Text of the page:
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Should Nuclear Power Receive Environmental Subsidies?

Author(s): Dr. Andrew C. Kadak
President
Kadak Associates, Inc.
Date: September 18, 2013 at 11:01 AM

The availability of cheap natural gas in the United States has stalled the construction of new nuclear plants.  While four new nuclear plants are under construction in the US, many of the proposed 15 – 20 new plants were put on “hold” pending either an increase in electricity demand or increase in the price of natural gas. However, nuclear remains the largest source of emissions-free power in the U.S. at 19% of total electricity generation. The question posed for this dialogue is whether there is a justifiable reason to build new nuclear plants to provide base load power, despite the… [more]

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The Keystone Pipeline Controversy: What’s Really At Stake?

Author(s): David J. Manning
Director, Stakeholder Relations/External Affairs
Brookhaven National Laboratory
Date: September 5, 2013 at 7:05 AM

Keystone XL has been called the world’s best known pipeline that has not been built. Controversy over the pipeline itself has largely subsided but this project linking the oil sands of Northern Alberta to the large refineries of the Gulf Coast has become a rallying point for an “off oil” campaign. A presidential permit for import facilities is the sole remaining requirement before construction can begin. KXL would be the 82nd major pipeline in the US, and is the safest and most technologically advanced. It would provide diluted bitumen from Alberta’s oil sands and Bakken crude from Montana and North Dakota to… [more]

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Are Microgrids the Answer to the Increasing Complexity of Electricity Markets?

Author(s): J. David Erickson
Public Utilities Regulatory Analyst
California Public Utilities Commission
Date: August 23, 2013 at 9:48 AM

The state of California is faced with the challenge of reaching its carbon emissions reduction and renewable portfolio standard goals while maintaining the safety and reliability of the electric supply and protecting the economic interests of the ratepayers. In addition to AB 32, which calls for reducing greenhouse gas emissions to 1990 levels by 2020, the state also has a Renewable Portfolio Standard goal of 33% renewables by 2020. The California Public Utilities Commission (CPUC), the California Independent System Operator (CAISO) and many stakeholders have been working on policies, technologies and market mechanisms to reach these goals. Managing the effect… [more]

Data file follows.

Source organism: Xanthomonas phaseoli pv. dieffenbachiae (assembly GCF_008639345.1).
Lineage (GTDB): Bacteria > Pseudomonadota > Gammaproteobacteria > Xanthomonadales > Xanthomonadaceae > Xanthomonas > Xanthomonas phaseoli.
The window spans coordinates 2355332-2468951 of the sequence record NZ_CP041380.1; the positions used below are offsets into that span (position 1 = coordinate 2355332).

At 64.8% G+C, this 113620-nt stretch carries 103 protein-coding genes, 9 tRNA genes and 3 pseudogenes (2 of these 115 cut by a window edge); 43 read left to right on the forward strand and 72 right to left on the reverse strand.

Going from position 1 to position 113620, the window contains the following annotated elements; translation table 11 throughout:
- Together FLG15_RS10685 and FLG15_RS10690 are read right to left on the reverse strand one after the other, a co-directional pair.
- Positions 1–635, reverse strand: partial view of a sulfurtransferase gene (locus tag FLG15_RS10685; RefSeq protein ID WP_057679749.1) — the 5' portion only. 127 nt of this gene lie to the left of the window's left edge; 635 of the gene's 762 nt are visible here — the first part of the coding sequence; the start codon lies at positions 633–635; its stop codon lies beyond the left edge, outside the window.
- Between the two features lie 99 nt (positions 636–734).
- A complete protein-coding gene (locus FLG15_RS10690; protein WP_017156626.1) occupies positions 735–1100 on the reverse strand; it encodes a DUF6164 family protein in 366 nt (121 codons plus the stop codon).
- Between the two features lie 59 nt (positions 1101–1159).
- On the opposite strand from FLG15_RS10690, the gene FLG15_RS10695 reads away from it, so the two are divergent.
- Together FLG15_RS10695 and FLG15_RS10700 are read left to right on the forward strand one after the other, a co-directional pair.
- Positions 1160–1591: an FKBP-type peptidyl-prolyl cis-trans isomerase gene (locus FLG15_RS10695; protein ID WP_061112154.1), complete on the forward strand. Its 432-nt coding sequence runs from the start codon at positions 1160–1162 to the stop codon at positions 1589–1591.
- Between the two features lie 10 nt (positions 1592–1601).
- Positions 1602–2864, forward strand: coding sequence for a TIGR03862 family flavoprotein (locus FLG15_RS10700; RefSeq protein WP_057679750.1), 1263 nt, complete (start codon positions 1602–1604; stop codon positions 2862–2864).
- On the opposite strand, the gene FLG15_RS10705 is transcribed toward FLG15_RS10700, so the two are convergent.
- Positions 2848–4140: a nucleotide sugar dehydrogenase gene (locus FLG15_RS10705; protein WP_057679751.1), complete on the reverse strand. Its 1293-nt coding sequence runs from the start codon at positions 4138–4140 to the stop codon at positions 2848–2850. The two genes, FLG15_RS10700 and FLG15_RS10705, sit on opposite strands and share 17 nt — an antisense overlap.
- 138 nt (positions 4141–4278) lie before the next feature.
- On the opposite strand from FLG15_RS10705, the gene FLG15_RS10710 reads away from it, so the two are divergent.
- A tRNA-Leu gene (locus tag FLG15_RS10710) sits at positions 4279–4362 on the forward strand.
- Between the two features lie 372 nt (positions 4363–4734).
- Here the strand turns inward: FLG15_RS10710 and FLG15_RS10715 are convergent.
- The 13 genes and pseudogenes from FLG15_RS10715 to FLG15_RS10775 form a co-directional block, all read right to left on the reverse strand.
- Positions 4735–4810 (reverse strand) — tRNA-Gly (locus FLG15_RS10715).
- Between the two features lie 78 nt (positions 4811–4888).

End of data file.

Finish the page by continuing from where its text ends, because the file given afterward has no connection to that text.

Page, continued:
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The European Union’s Emissions Trading System: Climate Model, Now Climate Muddle?

Author(s): Wil Burns
Co-Executive Director
The Institute for Carbon Removal Law and Policy, American University
Date: July 15, 2013 at 10:26 AM

The European Union’s Emissions Trading System (EU-ETS) is an extremely important component of global climate policymaking. It represents more than 80% of the global market value of emissions trading permits and serves as the cornerstone of the EU’s response to climate change. Moreover, a number of other States and sub-national actors, such as California – which has the second largest carbon trading program in the world – have either linked their emissions trading systems to the EU-ETS, or contemplate doing so in the future. However, with the price of allowances plummeting a startling 83% from 2008-2013 the EU-ETS is abjectly… [more]

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Discussion

Looking Beyond the President’s Climate Speech

Author(s): Herschel Specter
President
Micro-Utilities, Inc.
Date: June 27, 2013 at 4:14 PM

The President was on target during his speech on climate change at Georgetown University when he announced new initiatives to curb the release of greenhouse gases and thereby slow down the effects of climate change. However, a key aspect to meeting this huge challenge is to set national goals based on specific timetables. Without President Kennedy setting a goal to land an American on the moon by a specific date, it is doubtful that we would have ever achieved this. President Obama’s goal-setting in his recent speech was incomplete and rather imbalanced. There was a goal to double renewable energy… [more]